State v. Roche

Annotate this Case

104 Ariz. 276 (1969)

451 P.2d 605

The STATE of Arizona, Appellee, v. Thomas J. ROCHE, Appellant.

No. 1820.

Supreme Court of Arizona, In Banc.

March 11, 1969.

Rehearing Denied April 15, 1969.

Gary K. Nelson, Atty. Gen., Darrell F. Smith, Former Atty. Gen., Carl Waag, Asst. Atty. Gen., for appellee.

Gilbert Gonzalez, Tucson, for appellant.

UDALL, Chief Justice:

Defendant, Thomas James Roche, was convicted of attempted burglary and sentenced to serve seven to seven and one-half years in the state prison. He appeals from the judgment of conviction.

On August 30, 1966, at approximately 3:15 A.M., a deputy of the Pima County Sheriff's department observed two men climb onto the roof of a building near where he was parked. When he heard "metallic noises * * * like they were prying on something" he informed the Sheriff's department, via his two-way radio, that there was a possible burglary in progress. The deputy then got out of his car and ordered the men to get down off the building. The men scrambled around on the roof and then jumped off the other side. The deputy ran around to the other side of the building and arrived there just as the defendant hit the ground. He shouted at them to stop or he would shoot. Both men ran until a shot was fired into the air, at which time defendant stopped and threw a metal object into the street. The other subject continued to run and *277 evaded the deputy. The deputy identified himself to defendant and advised him he was under arrest. Later a tire iron was found in the area where defendant had thrown the metal object. The other subject, Craig Vermillion, was arrested several blocks away. Vermillion, an 18 year old youth with no prior record, pleaded guilty to the charge of accessory to attempted burglary and was given two years probation. His testimony at defendant's trial was instrumental in defendant's conviction.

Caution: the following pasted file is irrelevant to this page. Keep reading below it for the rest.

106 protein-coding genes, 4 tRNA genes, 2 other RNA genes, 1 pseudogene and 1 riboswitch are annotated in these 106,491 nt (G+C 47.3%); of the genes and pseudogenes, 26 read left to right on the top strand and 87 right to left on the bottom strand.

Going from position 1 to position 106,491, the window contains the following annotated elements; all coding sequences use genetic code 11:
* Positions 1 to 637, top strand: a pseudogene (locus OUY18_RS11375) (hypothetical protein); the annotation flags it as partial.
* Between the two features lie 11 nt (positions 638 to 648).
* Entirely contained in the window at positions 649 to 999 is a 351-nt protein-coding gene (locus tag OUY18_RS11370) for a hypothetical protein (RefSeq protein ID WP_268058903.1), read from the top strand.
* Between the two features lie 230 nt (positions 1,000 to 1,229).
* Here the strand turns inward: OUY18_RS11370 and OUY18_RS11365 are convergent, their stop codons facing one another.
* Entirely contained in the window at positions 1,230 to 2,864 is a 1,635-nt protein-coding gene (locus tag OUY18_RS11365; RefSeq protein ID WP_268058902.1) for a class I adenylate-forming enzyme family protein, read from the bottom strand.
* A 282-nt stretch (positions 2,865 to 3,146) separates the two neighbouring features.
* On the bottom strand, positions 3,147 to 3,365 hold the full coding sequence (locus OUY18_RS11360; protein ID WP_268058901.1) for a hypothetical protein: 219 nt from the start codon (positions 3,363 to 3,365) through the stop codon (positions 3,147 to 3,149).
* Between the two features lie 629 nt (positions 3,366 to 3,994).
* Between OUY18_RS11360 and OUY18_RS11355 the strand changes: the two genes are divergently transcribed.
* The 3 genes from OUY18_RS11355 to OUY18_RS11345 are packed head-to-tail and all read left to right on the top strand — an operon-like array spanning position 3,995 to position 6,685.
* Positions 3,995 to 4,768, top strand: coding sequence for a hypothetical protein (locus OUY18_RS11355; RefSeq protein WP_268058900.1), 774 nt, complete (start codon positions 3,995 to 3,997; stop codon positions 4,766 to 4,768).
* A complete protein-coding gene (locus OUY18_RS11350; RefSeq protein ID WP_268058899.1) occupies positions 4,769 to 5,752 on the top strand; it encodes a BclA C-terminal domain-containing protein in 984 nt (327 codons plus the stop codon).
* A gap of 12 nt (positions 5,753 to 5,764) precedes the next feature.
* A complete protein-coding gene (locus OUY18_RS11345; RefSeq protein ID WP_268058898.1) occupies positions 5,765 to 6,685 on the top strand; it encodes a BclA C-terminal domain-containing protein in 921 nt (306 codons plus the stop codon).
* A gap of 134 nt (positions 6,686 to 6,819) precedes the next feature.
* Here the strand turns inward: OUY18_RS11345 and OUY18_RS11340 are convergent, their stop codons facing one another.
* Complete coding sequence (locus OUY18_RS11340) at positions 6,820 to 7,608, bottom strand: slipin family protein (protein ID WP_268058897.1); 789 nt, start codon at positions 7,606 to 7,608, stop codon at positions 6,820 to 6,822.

Defendant now complains that (1) the sentence of seven to seven and one half years is excessive and the court abused its discretion, (2) the state failed to produce sufficient evidence to corroborate the testimony of Craig Vermillion, the accomplice, and therefore the evidence was insufficient to sustain the verdict, (3) the court erred in admitting certain evidence and (4) a mistrial should have been granted due to improper and prejudicial misconduct of the prosecuting attorney.

Burglary of the first degree carries a sentence of one to fifteen years. A.R.S. § 13-302, subsec. B. Attempted burglary of the first degree is punishable by a maximum of seven and one-half years. A.R.S. § 13-110. The sentence imposed on defendant was the legal maximum. "We will not upset the sentence imposed by the trial judge as long as he stays within the statutory limits and does not abuse his discretion." State v. Phillips, 102 Ariz. 377, 430 P.2d 139 (1967). The judge, in fixing the sentence, should consider both the nature and circumstances of the offense charged and the character and past conduct of the defendant. State v. Quintana, 92 Ariz. 308, 376 P.2d 773 (1962); State v. Phillips, supra. Defendant had a record of at least two prior felony convictions, armed robbery and assault with a deadly weapon. In addition, he had threatened harm to Vermillion and Vermillion's sister if Vermillion testified against him. In light of those circumstances we conclude that the court did not abuse its discretion.